It is alleged that on April 1, 2002, Claimant served an unverified notice of intention (Exhibit A to the moving papers) upon the Defendant. The notice of intention, sent by certified mail return receipt requested, makes allegations with regard to access to the law library at Five Points Correctional Facility (Five Points), alludes to a conspiracy to plan and physically attack/assault the Claimant on January 31, 2002, references violation of Claimant's "statutory and state constitutional rights and federal rights", etc., and is dated March 19, 2002. It contains the un-notarized statement, purportedly signed by Claimant that "I declare under the penalty of perjury that the foregoing is true and correct."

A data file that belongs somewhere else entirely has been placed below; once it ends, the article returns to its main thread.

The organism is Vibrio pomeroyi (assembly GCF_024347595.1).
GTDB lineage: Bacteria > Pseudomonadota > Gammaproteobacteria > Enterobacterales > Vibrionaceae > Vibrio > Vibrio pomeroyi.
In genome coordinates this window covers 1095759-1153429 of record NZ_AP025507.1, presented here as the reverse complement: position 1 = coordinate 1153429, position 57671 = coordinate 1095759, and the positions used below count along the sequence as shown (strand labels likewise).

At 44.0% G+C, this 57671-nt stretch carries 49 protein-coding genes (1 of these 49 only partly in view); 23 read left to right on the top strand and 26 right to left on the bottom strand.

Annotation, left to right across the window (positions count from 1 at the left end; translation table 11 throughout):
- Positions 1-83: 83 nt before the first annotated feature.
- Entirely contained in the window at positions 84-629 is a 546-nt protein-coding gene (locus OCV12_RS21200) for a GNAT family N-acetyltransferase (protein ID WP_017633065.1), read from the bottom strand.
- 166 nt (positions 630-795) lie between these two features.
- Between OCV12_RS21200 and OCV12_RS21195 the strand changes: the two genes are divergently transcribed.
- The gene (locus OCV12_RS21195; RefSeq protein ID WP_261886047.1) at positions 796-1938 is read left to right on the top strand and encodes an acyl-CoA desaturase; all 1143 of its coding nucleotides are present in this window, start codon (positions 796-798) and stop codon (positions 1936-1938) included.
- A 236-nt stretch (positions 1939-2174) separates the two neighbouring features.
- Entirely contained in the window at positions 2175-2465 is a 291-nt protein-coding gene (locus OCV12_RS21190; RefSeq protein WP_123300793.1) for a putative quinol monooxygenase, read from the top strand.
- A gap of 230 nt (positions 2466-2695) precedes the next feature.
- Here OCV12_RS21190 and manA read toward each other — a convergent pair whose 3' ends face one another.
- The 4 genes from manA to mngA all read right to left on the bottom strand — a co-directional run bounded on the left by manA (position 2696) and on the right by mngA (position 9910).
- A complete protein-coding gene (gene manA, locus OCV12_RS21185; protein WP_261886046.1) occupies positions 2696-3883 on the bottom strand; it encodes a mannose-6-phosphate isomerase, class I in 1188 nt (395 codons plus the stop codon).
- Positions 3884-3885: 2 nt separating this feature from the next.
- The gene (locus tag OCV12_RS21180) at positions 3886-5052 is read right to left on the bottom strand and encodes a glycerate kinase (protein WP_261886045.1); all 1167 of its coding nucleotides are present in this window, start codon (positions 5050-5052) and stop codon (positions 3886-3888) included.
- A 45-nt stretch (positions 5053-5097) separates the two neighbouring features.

On April 11, 2002, just ten days later, Claimant served the Defendant with a claim that is some 52 pages long, excluding attachments, and which purportedly raises certain additional causes of action not contained within the said Notice of Intention.

Claimant's opposition raises the untimeliness of Defendant's responsive motion. However, the claim was purportedly served on April 11, 2002, and the instant motion was commenced by service by mail on May 14, 2002, within the 40 day period permitted pursuant to 22 NYCRR 206.7. Claimant also contends that he served three different Notices of Intention upon the Defendant, copies of which are appended to his opposing papers.